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Sunday, September 14, 2008

"If Atheists Truly Didn't Believe..."

"Then they wouldn't spend all their time arguing against what they claim not to believe. Since the atheist worldview says this is your only life, you would spend every moment of every day not wasting it. You would spend it enjoying life. It's obvious you don't for the same reason you spend all your time arguing against that which you claim not to believe: you know it's true and are just trying to convince yourself. The Bible is so right, no one does not know God, they simply hate him."

What a middle school assessment of the opposition. Many of the atheists I know, myself included, are skeptics. We spend time arguing against other types of bunk like UFOs, Bigfoot, CAM, etc. By your middle school logic, it is apparent that we don't actually disbelieve these claims. If we really did not believe, then why would we waste our time arguing against things which we believe to be false? Because you fundamentally misunderstand. We do not argue against Bigfoot; we argue against the belief in Bigfoot. I don't believe Bigfoot exists anymore than I believe that the Christian God exists -- in fact, I positively believe those two things do not exist.

I, like skeptics and many atheists, argue against nonsense like Bigfoot and God because of a few reasons. One reason is that the belief is often harmful in some way to the person who holds it. Unlike the horrible painting you have created of atheists in your mind, we actually care about people -- to quote the great Dr. Comfort, we atheists actually "have a conscience." Belief in stuff like homeopathy is harmful because it acts as a horrible substitute for actual medicine -- on the same level that feces is a horrible substitute for chocolate: they may look similar, but one makes you feel good and the other one is crap.

Another reason, though, is that you misunderstand again. You recognize that this life is precious for us (another reason to be an atheist), so it is a logical conclusion that we would like to have meaningful, fulfilled lives and enjoy ourselves. Most atheists -- and I do mean most -- do not care at all about arguing against religion. They see it as a waste of their time as there's better things to do. One of my best friends is an atheist and we have fun laughing at silly (religious/supernatural) beliefs and creationist arguments, but that's as far as she goes. She doesn't want to discuss any philosophical or scientific arguments one way or the other.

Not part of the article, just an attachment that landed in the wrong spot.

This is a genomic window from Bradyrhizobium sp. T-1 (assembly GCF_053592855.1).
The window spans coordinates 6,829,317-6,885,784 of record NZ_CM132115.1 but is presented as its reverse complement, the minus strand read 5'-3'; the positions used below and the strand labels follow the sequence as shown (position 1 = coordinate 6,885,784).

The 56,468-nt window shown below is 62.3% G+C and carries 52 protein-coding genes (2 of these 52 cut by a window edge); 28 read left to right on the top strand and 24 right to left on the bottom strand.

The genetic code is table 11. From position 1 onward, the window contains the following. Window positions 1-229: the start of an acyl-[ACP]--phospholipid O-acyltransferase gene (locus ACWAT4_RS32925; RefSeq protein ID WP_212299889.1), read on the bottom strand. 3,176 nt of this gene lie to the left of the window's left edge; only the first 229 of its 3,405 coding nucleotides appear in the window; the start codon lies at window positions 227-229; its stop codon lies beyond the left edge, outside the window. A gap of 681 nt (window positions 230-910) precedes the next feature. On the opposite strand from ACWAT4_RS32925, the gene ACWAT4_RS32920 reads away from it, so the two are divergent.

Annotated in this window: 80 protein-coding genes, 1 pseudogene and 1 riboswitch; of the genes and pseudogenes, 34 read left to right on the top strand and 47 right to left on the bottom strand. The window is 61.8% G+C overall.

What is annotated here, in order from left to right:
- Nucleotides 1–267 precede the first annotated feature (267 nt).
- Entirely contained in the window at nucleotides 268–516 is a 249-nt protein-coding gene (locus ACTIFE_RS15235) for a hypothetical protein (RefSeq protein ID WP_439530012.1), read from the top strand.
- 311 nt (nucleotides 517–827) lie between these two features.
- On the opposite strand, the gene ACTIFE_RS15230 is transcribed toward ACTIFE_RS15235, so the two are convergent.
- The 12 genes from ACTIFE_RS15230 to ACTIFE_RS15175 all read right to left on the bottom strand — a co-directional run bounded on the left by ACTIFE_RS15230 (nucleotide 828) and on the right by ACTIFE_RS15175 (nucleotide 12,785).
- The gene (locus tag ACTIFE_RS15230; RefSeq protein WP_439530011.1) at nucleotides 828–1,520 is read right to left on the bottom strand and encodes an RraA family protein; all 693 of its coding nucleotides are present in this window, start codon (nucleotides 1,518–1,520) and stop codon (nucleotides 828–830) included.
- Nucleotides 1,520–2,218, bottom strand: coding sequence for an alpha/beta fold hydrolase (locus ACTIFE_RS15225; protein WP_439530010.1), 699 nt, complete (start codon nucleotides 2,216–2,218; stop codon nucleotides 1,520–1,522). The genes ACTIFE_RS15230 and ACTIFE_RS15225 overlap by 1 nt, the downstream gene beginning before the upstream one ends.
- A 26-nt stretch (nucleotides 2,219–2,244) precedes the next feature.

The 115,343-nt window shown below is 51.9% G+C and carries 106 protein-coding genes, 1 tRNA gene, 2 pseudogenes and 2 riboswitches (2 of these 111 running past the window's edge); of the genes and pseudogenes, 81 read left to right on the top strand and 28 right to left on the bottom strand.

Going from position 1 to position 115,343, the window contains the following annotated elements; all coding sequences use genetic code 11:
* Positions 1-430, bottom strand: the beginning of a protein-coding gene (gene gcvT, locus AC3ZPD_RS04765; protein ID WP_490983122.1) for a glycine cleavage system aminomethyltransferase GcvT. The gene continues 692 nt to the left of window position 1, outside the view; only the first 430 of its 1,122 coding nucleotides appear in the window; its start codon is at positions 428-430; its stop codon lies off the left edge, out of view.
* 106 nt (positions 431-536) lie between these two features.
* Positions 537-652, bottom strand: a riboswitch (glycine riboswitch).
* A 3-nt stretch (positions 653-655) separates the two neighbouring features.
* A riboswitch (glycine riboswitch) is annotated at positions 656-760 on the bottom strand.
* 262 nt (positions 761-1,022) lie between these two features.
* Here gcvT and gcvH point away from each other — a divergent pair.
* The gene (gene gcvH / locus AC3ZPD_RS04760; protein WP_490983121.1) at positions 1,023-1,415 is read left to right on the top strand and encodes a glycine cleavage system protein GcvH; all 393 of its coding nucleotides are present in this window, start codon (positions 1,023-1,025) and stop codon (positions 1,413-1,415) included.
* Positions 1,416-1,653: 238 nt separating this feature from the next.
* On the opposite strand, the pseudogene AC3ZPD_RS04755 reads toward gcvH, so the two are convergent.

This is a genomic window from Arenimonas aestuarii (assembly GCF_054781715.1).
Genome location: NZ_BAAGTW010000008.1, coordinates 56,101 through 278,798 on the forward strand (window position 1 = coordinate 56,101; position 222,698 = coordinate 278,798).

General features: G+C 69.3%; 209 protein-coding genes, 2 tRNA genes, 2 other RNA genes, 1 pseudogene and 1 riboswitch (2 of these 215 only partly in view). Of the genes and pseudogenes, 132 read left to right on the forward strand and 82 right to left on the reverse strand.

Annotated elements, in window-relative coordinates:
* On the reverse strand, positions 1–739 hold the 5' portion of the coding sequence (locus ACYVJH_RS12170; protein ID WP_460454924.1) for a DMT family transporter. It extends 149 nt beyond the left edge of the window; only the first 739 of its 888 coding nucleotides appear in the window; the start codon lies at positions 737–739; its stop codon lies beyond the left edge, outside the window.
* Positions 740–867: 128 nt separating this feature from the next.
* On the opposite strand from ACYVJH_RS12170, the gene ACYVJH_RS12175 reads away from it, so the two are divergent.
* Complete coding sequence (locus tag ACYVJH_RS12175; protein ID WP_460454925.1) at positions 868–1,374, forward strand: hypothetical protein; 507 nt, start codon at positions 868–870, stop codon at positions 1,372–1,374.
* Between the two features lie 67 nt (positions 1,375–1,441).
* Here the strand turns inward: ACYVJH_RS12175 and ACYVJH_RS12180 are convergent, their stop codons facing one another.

That's great for her, because she does not enjoy it; she spends her time doing things she does enjoy. You fail to even consider, though, that arguing against religion and other nonsense is enjoyable to many atheists. That's the only reason an atheist would even have a blog dedicated to it.

Other reasons include the fact that we have religion forced down our throats in society. We are activists because you good Christians feel it appropriate to infringe on our rights. So, we take action in the government to protect ourselves. There's also many who have our relationships with our families poisoned by religion, and speaking out against it is a cathartic experience. There's also a passion for educating people. For example, creationists have launched a vile attack on science, and it's important for people to exist to counter it and explain why creationism fails at every level.

But these are secondary for me. I spend my time arguing against religion and religious superstition because it's enjoyable. I know it is a difficult concept to grasp for those who accept their religion on faith, but intellectualism is a prosperous exercise. Engaging in intellectual activities expands my own sphere. When I recognize how people delude themselves into many of the beliefs they have regarding religion, how people mistake anecdotes for rigorous evidence, how people use poor logic, it improves my mind.

I can use these observations and inspect my own beliefs on other matters critically. Am I forming these beliefs for good reasons? Am I analyzing the evidence, setting my bias aside? Am I carefully making sure I see all the variables in the evidence? Am I using proper logic? Can my same arguments be used for the contrary belief?

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